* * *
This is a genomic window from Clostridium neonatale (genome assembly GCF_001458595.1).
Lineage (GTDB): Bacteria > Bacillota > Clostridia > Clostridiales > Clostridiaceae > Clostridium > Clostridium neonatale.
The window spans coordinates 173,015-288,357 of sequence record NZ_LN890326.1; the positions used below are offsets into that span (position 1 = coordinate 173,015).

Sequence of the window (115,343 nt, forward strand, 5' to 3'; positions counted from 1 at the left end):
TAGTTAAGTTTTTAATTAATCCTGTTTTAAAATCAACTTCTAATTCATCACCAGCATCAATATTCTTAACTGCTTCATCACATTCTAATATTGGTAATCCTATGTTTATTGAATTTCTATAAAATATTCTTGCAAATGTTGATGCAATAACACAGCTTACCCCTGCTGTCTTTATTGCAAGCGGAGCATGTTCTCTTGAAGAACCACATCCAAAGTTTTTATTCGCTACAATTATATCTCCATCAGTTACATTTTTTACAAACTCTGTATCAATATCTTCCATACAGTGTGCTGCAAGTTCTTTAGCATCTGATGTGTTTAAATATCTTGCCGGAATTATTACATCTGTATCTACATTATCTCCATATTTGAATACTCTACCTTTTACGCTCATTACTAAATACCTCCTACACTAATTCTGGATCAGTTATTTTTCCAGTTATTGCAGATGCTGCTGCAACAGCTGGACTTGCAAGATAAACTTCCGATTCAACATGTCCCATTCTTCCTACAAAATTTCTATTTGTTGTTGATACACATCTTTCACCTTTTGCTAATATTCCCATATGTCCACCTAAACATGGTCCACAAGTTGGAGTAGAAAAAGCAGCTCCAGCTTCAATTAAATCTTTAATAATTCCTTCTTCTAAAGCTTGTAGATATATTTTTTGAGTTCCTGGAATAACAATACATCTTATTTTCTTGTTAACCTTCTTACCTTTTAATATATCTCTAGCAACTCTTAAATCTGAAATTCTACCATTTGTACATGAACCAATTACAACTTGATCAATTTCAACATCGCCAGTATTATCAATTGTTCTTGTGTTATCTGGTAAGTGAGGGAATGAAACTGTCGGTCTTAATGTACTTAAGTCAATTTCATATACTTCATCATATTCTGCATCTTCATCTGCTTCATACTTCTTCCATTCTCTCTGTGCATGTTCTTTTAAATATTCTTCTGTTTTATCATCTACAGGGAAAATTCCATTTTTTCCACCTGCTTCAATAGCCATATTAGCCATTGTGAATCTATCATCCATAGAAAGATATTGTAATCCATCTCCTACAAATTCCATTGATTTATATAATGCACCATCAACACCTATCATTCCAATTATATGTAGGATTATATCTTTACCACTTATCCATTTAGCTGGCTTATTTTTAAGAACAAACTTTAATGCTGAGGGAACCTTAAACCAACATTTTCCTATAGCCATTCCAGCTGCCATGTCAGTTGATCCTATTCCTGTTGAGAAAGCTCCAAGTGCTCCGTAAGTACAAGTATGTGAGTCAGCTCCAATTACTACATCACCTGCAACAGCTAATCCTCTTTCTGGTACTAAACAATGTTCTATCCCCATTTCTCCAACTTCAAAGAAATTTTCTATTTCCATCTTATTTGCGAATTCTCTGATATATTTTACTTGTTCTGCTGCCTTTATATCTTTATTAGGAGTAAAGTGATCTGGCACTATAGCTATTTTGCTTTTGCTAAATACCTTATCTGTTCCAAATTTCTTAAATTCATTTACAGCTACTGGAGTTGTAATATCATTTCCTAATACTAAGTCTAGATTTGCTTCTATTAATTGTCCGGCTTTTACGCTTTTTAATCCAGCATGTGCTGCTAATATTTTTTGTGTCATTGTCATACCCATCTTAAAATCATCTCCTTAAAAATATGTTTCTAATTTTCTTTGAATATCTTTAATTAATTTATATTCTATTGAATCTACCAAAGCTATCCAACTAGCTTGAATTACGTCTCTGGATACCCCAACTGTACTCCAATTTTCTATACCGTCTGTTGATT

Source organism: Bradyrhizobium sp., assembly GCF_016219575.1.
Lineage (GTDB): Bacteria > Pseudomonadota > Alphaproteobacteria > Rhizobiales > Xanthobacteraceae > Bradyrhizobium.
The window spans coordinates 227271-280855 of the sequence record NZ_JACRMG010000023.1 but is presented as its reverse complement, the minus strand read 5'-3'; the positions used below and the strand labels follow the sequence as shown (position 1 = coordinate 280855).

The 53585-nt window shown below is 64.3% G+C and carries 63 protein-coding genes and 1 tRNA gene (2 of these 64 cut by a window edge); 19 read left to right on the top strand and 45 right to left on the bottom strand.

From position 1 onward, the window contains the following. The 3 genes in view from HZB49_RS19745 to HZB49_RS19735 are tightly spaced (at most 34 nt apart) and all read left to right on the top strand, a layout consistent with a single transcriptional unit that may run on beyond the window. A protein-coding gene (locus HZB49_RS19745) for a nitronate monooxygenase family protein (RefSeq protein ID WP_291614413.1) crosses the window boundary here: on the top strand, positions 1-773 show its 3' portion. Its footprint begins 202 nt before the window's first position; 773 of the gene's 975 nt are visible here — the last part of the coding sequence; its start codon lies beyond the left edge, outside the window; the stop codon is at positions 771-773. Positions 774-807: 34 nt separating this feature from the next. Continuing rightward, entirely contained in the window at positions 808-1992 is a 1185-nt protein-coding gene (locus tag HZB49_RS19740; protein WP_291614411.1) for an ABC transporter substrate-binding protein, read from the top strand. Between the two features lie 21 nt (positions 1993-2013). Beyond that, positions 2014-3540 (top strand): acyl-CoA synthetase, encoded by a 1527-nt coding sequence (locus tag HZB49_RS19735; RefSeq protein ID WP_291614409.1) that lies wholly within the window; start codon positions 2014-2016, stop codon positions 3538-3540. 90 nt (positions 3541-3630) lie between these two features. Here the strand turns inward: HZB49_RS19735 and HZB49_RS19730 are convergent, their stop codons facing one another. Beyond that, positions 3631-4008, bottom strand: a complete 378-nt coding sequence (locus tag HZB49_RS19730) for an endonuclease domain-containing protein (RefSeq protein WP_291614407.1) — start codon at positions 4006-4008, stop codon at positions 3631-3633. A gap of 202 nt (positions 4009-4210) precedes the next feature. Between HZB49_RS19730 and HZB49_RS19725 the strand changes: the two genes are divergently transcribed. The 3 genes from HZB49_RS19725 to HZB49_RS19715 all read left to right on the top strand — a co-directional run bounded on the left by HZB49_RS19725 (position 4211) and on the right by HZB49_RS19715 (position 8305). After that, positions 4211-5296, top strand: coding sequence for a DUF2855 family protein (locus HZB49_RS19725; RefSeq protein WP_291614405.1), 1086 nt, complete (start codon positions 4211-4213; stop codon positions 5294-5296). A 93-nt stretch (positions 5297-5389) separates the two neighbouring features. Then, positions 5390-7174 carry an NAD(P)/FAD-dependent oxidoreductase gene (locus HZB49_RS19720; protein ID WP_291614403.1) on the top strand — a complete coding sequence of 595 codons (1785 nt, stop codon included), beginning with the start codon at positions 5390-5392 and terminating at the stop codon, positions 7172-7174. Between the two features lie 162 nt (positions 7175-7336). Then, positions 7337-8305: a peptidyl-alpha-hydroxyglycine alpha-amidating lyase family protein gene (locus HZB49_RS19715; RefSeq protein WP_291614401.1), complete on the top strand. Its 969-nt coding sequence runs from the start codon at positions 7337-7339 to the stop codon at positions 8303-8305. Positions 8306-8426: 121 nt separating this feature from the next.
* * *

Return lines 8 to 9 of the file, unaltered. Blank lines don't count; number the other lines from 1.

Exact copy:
The window spans coordinates 227271-280855 of the sequence record NZ_JACRMG010000023.1 but is presented as its reverse complement, the minus strand read 5'-3'; the positions used below and the strand labels follow the sequence as shown (position 1 = coordinate 280855).

The 53585-nt window shown below is 64.3% G+C and carries 63 protein-coding genes and 1 tRNA gene (2 of these 64 cut by a window edge); 19 read left to right on the top strand and 45 right to left on the bottom strand.